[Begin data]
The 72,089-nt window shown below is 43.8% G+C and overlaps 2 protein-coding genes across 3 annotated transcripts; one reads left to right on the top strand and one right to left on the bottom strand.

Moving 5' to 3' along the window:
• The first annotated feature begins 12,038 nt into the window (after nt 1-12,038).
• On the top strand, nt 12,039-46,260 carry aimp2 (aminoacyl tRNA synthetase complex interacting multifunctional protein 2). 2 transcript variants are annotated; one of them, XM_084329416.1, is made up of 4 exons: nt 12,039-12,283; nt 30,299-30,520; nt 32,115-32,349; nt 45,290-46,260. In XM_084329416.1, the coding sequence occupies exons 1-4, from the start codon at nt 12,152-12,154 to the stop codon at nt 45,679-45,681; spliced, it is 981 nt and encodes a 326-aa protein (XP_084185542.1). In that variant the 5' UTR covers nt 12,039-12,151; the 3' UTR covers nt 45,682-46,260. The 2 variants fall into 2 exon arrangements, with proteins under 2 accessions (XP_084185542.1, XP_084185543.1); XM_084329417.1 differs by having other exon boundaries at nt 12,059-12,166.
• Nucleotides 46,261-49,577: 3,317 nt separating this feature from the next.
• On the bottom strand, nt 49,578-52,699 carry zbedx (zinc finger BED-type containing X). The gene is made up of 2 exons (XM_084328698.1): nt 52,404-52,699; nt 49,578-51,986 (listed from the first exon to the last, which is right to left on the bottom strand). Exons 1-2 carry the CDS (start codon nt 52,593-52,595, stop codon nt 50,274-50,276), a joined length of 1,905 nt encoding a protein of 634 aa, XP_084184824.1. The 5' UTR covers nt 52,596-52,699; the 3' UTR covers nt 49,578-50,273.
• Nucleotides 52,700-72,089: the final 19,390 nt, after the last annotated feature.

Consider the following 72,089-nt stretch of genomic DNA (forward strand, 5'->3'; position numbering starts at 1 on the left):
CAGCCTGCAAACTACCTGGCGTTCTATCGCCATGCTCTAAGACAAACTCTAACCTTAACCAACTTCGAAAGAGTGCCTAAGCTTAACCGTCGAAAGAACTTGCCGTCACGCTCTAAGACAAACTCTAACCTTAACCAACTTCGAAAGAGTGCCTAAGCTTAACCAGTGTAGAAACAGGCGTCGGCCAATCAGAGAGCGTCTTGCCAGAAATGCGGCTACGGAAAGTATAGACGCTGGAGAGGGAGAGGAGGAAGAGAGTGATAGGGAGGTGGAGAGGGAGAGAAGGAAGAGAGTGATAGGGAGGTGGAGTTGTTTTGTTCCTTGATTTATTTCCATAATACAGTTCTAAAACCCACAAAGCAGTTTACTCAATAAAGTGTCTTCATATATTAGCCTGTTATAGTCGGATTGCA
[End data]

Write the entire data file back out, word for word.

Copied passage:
The 72,089-nt window shown below is 43.8% G+C and overlaps 2 protein-coding genes across 3 annotated transcripts; one reads left to right on the top strand and one right to left on the bottom strand.

Moving 5' to 3' along the window:
• The first annotated feature begins 12,038 nt into the window (after nt 1-12,038).
• On the top strand, nt 12,039-46,260 carry aimp2 (aminoacyl tRNA synthetase complex interacting multifunctional protein 2). 2 transcript variants are annotated; one of them, XM_084329416.1, is made up of 4 exons: nt 12,039-12,283; nt 30,299-30,520; nt 32,115-32,349; nt 45,290-46,260. In XM_084329416.1, the coding sequence occupies exons 1-4, from the start codon at nt 12,152-12,154 to the stop codon at nt 45,679-45,681; spliced, it is 981 nt and encodes a 326-aa protein (XP_084185542.1). In that variant the 5' UTR covers nt 12,039-12,151; the 3' UTR covers nt 45,682-46,260. The 2 variants fall into 2 exon arrangements, with proteins under 2 accessions (XP_084185542.1, XP_084185543.1); XM_084329417.1 differs by having other exon boundaries at nt 12,059-12,166.
• Nucleotides 46,261-49,577: 3,317 nt separating this feature from the next.
• On the bottom strand, nt 49,578-52,699 carry zbedx (zinc finger BED-type containing X). The gene is made up of 2 exons (XM_084328698.1): nt 52,404-52,699; nt 49,578-51,986 (listed from the first exon to the last, which is right to left on the bottom strand). Exons 1-2 carry the CDS (start codon nt 52,593-52,595, stop codon nt 50,274-50,276), a joined length of 1,905 nt encoding a protein of 634 aa, XP_084184824.1. The 5' UTR covers nt 52,596-52,699; the 3' UTR covers nt 49,578-50,273.
• Nucleotides 52,700-72,089: the final 19,390 nt, after the last annotated feature.

Consider the following 72,089-nt stretch of genomic DNA (forward strand, 5'->3'; position numbering starts at 1 on the left):
CAGCCTGCAAACTACCTGGCGTTCTATCGCCATGCTCTAAGACAAACTCTAACCTTAACCAACTTCGAAAGAGTGCCTAAGCTTAACCGTCGAAAGAACTTGCCGTCACGCTCTAAGACAAACTCTAACCTTAACCAACTTCGAAAGAGTGCCTAAGCTTAACCAGTGTAGAAACAGGCGTCGGCCAATCAGAGAGCGTCTTGCCAGAAATGCGGCTACGGAAAGTATAGACGCTGGAGAGGGAGAGGAGGAAGAGAGTGATAGGGAGGTGGAGAGGGAGAGAAGGAAGAGAGTGATAGGGAGGTGGAGTTGTTTTGTTCCTTGATTTATTTCCATAATACAGTTCTAAAACCCACAAAGCAGTTTACTCAATAAAGTGTCTTCATATATTAGCCTGTTATAGTCGGATTGCA